James Cameron — director of Aliens, Terminator 2, Titanic, Avatar — and so on, is a filmmaking legend. The likes of which there have rarely been in the history of Western cinema: maybe 50 or so people. But Cameron is definitely one of them.
And with that credibility comes the ability to do things that perhaps others couldn’t, such as stand up to convicted sex offender Harvey Weinstein after — among a litany of literal crimes and misdeeds — bullied Cameron’s buddy, fellow Oscar winner Guillermo del Toro.
In a recent oral history of the year Titanic cleaned up at the Academy Awards, there’s an incredible anecdote in which the famously blunt Cameron describes almost “clocking” Weinstein with his Best Editing trophy after Weinstein got loud with him backstage.
Cameron begins by detailing Weinstein’s treatment of del Toro on the set of his first American movie, the 1997 film Mimic:
“I didn’t know Harvey… I didn’t know anything about him other than what I had learned from Guillermo del Toro. Guillermo and I had been close friends since 1991. He had told me the horrible s**t that Miramax pulled on him when he made his first American commercial film, Mimic, and they fired him,” Cameron told The Hollywood Reporter.
“The actors, led by Mira Sorvino, kind of revolted and wouldn’t work until they brought him back. Then, when the film was successful and well regarded, Harvey sort of jumped up to take praise for the movie.”
Then, the 68-year-old director — who most recently took home the Academy Award for Best Visual Effects for his work on the Best Picture-nominated Avatar: The Way of Water — said that when Weinstein approached him, he blew him off, which led to the confrontation:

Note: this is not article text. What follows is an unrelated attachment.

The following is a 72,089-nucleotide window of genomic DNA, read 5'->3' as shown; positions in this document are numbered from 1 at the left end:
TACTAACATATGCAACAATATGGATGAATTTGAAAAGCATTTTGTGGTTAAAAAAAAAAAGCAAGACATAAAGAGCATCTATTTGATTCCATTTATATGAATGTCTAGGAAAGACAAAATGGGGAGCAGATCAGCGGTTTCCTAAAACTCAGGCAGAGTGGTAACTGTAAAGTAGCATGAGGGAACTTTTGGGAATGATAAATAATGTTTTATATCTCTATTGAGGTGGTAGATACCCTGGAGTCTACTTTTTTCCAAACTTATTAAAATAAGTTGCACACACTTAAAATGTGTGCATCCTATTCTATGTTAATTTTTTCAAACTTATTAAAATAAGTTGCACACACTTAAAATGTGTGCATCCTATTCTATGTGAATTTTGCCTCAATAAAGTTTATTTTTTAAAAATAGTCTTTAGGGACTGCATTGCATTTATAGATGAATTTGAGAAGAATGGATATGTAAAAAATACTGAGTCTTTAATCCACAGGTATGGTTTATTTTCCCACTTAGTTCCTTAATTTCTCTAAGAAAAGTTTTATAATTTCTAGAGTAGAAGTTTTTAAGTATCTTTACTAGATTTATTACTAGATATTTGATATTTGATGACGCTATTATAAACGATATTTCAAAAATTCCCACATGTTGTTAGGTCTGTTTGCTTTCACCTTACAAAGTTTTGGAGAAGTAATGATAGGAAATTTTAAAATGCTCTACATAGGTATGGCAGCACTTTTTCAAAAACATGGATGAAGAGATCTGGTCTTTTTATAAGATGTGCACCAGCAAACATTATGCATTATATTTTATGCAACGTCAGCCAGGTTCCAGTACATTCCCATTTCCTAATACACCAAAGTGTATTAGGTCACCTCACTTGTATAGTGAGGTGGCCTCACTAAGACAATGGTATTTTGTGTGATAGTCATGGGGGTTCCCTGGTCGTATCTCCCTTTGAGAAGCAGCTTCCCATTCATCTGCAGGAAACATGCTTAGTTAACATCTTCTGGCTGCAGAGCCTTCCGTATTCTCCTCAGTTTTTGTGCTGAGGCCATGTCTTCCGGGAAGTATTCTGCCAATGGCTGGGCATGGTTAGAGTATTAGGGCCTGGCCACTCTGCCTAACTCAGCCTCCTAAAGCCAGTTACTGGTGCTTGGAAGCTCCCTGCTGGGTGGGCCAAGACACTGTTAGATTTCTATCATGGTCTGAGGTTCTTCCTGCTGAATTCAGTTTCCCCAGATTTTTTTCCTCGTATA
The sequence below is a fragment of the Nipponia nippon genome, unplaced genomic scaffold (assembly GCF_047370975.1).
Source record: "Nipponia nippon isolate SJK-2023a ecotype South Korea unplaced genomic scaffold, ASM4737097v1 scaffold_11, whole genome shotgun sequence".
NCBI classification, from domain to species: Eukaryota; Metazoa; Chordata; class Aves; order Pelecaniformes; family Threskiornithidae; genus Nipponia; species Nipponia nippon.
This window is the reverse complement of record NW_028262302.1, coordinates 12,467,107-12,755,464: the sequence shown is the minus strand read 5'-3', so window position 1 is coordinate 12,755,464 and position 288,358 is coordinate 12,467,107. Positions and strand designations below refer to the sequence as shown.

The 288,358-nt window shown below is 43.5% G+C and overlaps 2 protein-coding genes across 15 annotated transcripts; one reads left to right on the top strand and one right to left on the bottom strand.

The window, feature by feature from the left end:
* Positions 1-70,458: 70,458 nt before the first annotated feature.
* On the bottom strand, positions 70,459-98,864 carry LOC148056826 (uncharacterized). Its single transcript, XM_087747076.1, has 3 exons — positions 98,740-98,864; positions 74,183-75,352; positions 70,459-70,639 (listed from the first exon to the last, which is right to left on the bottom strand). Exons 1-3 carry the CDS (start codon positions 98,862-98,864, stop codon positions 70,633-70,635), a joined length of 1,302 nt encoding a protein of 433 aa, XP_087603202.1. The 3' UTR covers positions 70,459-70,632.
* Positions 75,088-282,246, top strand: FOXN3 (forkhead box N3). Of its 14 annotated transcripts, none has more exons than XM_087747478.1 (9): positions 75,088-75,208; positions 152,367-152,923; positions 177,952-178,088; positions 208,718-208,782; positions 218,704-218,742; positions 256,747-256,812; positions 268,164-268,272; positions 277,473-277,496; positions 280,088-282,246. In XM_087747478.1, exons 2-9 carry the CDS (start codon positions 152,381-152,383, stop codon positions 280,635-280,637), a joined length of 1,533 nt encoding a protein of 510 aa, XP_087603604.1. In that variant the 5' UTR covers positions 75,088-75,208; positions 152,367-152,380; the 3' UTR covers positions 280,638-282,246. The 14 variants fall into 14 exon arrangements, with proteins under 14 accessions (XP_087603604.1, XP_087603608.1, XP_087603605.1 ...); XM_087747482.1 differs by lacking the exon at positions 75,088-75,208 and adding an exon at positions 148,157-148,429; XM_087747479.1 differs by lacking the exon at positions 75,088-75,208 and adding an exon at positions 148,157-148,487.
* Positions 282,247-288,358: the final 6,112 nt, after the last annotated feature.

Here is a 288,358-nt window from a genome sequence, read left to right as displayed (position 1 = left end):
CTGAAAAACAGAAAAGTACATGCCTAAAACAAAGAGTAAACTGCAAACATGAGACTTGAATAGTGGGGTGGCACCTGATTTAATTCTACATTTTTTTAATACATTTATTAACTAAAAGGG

“And so I’m on my way back to my seat with my editing Oscar, and this guy’s jumping up to introduce himself, saying, ‘If you want to come to work at a place that’s a friend of the artist, a friend of the filmmaker’ — he’s holding his hand out, and I just blew him off. It was just an ugly little moment,” Cameron said.
“But, yeah, I did defend Guillermo and I called Harvey on his bulls**t, and then he got very loud and verbally abusive and almost potentially physically violent. And he was about to get clocked by an Oscar — which would’ve been highly appropriate, I think. But I wasn’t thinking about it in those terms; it was just the weapon at hand. The hysterical thing about the whole moment was people around us were saying, ‘Not here! Not here!’ It was kind of like, ‘It’s OK if you boys fight out in the alley, but don’t do it here at the Academy Awards!’
Cameron isn’t the only story of Hollywood stars over the years standing up to Weinstein, as Brad Pitt once apparently threatened him for making his then-girlfriend Gwenith Paltrow feel uncomfortable. They obviously didn’t do enough, however, to keep Weinstein from preying on Hollywood’s women for decades.
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